Sens. Brown, Warnock, and Fetterman Send Letter to CFPB on Holiday BNPL Spending

Dec 19, 2023Congressional Legislation, Federal Regulation, News

This week, U.S. Senators Sherrod Brown (D-Ohio), Chairman of the Senate Committee on Banking, Housing, and Urban Affairs, joined by Sens. Raphael Warnock (D-Ga.) and John Fetterman (D-Pa.), sent a letter to CFPB Director Rohit Chopra urging him to monitor risks surrounding buy now, pay later (BNPL) products as usage significantly rises during the holiday season.

“While BNPL might provide some consumers with helpful flexibility, it also presents new risks that the CFPB should continue to monitor and guard against, especially in light of the significant increase in the use of BNPL during the holiday season,” the Senators wrote in a letter to Chopra. “The CFPB must ensure that BNPL does not become a method to take advantage of struggling consumers.”

At a Banking, Housing, and Urban Affairs Committee hearing in November, Chopra mentioned that the CFPB would be closely monitoring BNPL products for potential risks. Senator Brown has urged the CFPB in the past to tighten oversight of BNPL products, and has hosted consumers for a listening session about their experiences with financial products, which included BNPL.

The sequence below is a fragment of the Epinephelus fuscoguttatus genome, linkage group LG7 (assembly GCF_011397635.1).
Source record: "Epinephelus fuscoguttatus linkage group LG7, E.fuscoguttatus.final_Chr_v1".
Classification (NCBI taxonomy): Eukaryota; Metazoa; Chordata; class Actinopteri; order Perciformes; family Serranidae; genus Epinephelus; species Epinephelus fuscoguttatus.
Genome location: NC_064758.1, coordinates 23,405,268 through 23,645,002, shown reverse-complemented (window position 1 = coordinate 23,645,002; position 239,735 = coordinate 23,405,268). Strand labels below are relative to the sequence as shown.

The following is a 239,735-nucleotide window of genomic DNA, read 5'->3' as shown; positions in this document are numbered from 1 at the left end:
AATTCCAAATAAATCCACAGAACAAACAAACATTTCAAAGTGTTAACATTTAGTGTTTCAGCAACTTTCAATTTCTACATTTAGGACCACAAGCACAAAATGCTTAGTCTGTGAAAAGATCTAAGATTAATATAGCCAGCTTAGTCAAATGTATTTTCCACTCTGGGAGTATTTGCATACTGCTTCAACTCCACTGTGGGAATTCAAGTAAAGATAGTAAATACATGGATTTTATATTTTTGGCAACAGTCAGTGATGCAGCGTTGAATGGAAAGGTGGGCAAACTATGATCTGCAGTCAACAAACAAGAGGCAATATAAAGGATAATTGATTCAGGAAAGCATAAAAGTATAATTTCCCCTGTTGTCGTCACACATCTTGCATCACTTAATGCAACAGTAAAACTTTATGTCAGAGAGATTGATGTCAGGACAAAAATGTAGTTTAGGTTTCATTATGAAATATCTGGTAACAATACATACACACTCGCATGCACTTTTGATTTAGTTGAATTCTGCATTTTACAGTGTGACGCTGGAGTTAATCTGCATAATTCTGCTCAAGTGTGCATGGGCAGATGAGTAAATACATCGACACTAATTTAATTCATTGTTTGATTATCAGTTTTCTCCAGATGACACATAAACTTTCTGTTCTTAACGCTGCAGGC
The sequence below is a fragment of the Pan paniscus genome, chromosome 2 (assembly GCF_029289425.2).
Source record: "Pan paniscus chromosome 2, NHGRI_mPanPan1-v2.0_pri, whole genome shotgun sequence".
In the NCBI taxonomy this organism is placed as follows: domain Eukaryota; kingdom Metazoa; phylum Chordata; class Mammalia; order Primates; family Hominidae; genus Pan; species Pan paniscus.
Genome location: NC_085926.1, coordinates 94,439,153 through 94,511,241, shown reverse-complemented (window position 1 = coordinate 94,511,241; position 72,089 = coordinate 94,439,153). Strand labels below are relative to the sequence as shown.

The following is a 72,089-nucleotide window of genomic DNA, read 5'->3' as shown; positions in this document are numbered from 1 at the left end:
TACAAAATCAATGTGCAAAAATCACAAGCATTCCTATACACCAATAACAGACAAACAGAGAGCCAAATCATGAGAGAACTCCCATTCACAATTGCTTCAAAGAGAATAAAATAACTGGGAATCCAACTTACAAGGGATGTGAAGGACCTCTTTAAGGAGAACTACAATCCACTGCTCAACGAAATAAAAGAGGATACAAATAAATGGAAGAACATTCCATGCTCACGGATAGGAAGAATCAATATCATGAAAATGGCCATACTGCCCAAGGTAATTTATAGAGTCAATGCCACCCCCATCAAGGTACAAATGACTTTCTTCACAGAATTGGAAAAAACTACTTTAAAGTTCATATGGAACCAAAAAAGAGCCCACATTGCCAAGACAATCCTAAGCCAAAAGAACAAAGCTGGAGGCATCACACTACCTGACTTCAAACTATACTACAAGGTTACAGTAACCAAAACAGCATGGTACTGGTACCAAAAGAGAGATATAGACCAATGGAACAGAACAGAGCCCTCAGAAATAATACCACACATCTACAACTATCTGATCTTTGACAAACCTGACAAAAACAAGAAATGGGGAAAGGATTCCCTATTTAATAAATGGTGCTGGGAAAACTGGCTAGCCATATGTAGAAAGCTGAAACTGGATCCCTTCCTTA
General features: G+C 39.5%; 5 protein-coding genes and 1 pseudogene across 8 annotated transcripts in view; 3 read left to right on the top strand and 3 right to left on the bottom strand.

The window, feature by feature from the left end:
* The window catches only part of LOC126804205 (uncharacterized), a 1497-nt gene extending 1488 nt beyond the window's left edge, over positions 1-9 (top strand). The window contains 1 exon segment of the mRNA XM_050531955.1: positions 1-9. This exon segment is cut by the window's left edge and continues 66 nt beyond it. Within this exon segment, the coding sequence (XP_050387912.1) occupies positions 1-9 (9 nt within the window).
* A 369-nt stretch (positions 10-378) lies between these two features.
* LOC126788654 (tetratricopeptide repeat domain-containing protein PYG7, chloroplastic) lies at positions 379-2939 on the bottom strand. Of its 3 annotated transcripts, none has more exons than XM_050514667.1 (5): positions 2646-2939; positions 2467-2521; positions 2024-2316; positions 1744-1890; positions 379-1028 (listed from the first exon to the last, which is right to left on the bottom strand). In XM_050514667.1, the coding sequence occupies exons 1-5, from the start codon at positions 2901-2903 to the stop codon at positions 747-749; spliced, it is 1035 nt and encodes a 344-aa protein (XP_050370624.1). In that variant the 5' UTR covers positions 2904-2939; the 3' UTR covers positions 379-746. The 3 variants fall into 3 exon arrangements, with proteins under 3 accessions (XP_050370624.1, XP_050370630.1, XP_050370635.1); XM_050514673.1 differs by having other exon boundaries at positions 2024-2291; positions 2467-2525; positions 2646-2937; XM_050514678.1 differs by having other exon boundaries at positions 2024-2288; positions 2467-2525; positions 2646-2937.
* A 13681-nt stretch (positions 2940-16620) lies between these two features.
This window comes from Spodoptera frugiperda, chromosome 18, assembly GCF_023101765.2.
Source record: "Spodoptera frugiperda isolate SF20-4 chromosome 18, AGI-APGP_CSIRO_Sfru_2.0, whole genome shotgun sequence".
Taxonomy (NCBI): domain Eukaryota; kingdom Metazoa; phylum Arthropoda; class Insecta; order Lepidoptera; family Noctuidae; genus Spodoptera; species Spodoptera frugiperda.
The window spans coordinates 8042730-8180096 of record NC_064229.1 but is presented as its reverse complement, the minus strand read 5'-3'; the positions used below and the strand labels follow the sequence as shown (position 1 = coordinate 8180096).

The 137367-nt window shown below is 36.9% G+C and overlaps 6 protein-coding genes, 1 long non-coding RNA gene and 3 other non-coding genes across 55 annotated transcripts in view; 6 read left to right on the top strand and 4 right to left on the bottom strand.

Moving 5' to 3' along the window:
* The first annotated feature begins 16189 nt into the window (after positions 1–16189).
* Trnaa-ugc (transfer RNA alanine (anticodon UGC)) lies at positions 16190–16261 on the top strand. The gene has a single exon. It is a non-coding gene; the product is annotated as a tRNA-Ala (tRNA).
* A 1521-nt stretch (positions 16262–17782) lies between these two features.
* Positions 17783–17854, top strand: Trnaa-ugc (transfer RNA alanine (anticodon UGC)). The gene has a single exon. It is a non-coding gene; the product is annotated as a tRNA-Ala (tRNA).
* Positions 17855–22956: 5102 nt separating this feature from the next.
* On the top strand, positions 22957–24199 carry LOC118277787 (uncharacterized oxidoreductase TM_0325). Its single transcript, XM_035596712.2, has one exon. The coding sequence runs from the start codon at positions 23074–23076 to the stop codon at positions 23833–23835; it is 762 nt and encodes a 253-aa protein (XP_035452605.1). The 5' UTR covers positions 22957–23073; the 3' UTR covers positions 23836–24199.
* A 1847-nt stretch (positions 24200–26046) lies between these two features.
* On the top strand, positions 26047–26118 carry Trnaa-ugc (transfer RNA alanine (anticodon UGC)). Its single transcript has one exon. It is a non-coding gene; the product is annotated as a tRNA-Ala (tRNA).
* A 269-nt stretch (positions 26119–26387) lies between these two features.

Typical BNPL loans allow consumers to split the cost of a purchase into four payments every two weeks, and is usually used for online purchases ranging from $50 to $1,000. While BNPL doesn’t typically incur interest when all goes to plan, critics say that many BNPL products are designed to encourage consumers to make more purchases, take on more debt, and overextend their finances. 

Last month, consumers used BNPL credit to spend $8.3 billion online, up 17 percent from November 2022. BNPL usage tends to be among consumers with lower credit scores, lower incomes, and higher delinquency rates on other debt. 

“These are Americans who can least afford the potentially harmful aspects of BNPL, such as forced autopay, shoddy dispute resolution practices, negative information in their credit reports, and late fees,” the Senators wrote. 

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